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Wednesday - March 29, 2017

In my view, the Christian religion is the most important and one of the first things in which all children, under a free government ought to be instructed... No truth is more evident to my mind than that the Christian religion must be the basis of any government intended to secure the rights and privileges of a free people.
- Preface

1828 Noah Webster Dictionary
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1828.mshaffer.comWord [gutted]

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gutted

GUT'TED, pp. Deprived of the bowels; eviscerated; deprived of contents.




Evolution (or devolution) of this word [gutted]

1828 Webster1844 Webster1913 Webster

GUT'TED, pp. Deprived of the bowels; eviscerated; deprived of contents.


GUT'TED, pp.

Deprived of the bowels; eviscerated; deprived of contents.

N / A
1828 Webster1844 Webster1913 Webster

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Gutted

GUT'TED, participle passive Deprived of the bowels; eviscerated; deprived of contents.

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Word of the Day

such

SUCH, a.

1. Of that kind; of the like kind. We never saw such a day; we have never had such a time as the present.

It has as before the thing to which it relates. Give your children such precepts as tend to make them wiser and better.

It is to be noted that the definitive adjective a, never precedes such, but is placed between it and the noun to which it refers; as such a man; such an honor.

2. The same that. This was the state of the kingdom at such time as the enemy landed.

3. The same as what has been mentioned.

That thou art happy, owe to God;

That thou continu'st such, owe to thyself.

4. Referring to what has been specified. I have commanded my servant to be at such a place.

5. Such and such, is used in reference to a person or place of a certain kind.

The sovereign authority may enact a law, commanding such and such an action.

Random Word

shackle

SHACK'LE, n. Stubble. [In Scotish, shag is the refuse of barley, or that which is not well filled, and is given to horses. The word shack then is probably from a root which signifies to break, to reject, or to waste, or it may be allied to shag and shake.]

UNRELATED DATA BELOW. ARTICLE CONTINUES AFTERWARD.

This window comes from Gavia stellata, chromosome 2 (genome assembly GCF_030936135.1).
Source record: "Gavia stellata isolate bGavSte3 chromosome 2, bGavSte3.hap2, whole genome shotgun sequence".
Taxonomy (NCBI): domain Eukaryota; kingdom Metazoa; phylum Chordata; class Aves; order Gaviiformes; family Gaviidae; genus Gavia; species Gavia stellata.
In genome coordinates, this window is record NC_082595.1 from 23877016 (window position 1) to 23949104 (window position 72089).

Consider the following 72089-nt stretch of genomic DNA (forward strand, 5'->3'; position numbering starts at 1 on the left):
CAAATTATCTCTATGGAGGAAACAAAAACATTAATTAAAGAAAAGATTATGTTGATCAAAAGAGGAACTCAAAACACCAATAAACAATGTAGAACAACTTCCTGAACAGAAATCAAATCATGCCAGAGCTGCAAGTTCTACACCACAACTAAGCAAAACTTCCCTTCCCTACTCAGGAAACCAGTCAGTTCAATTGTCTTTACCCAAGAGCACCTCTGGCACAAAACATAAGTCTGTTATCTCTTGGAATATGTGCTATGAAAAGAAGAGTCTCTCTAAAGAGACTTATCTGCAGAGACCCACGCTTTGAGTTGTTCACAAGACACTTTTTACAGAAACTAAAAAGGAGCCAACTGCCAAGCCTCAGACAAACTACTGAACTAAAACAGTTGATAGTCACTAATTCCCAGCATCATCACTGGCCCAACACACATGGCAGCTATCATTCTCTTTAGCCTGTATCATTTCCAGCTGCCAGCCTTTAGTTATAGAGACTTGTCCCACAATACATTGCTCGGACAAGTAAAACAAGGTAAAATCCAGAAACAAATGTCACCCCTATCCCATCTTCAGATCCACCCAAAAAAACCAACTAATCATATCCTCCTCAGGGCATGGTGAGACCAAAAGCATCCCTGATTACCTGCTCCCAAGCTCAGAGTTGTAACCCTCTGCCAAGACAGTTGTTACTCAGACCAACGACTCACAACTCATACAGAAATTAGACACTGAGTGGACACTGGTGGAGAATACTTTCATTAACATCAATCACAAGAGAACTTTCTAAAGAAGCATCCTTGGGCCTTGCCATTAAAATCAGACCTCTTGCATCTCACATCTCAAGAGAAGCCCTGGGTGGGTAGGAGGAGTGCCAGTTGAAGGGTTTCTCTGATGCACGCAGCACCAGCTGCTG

SHACK'LE, v.t.

1. To chain; to fetter; to tie or confine the limbs so as to prevent free motion.

So the stretch'd cord the shackled dancer tries,

As prone to fall as impotent to rise. Smith.

2. To bind or confine so as to obstruct or embarrass action.

You must not shackle him with the rules about indifferent matter. Locke.

SHACK'LE, n. [generally used in the plural.]

Noah's 1828 Dictionary

First dictionary of the American Language!

Noah Webster, the Father of American Christian education, wrote the first American dictionary and established a system of rules to govern spelling, grammar, and reading. This master linguist understood the power of words, their definitions, and the need for precise word usage in communication to maintain independence. Webster used the Bible as the foundation for his definitions.

This standard reference tool will greatly assist students of all ages in their studies.

No other dictionary compares with the Webster's 1828 dictionary. The English language has changed again and again and in many instances has become corrupt. The American Dictionary of the English Language is based upon God's written word, for Noah Webster used the Bible as the foundation for his definitions. This standard reference tool will greatly assist students of all ages in their studies. From American History to literature, from science to the Word of God, this dictionary is a necessity. For homeschoolers as well as avid Bible students it is easy, fast, and sophisticated.


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monte

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1828 Noah Webster Dictionary

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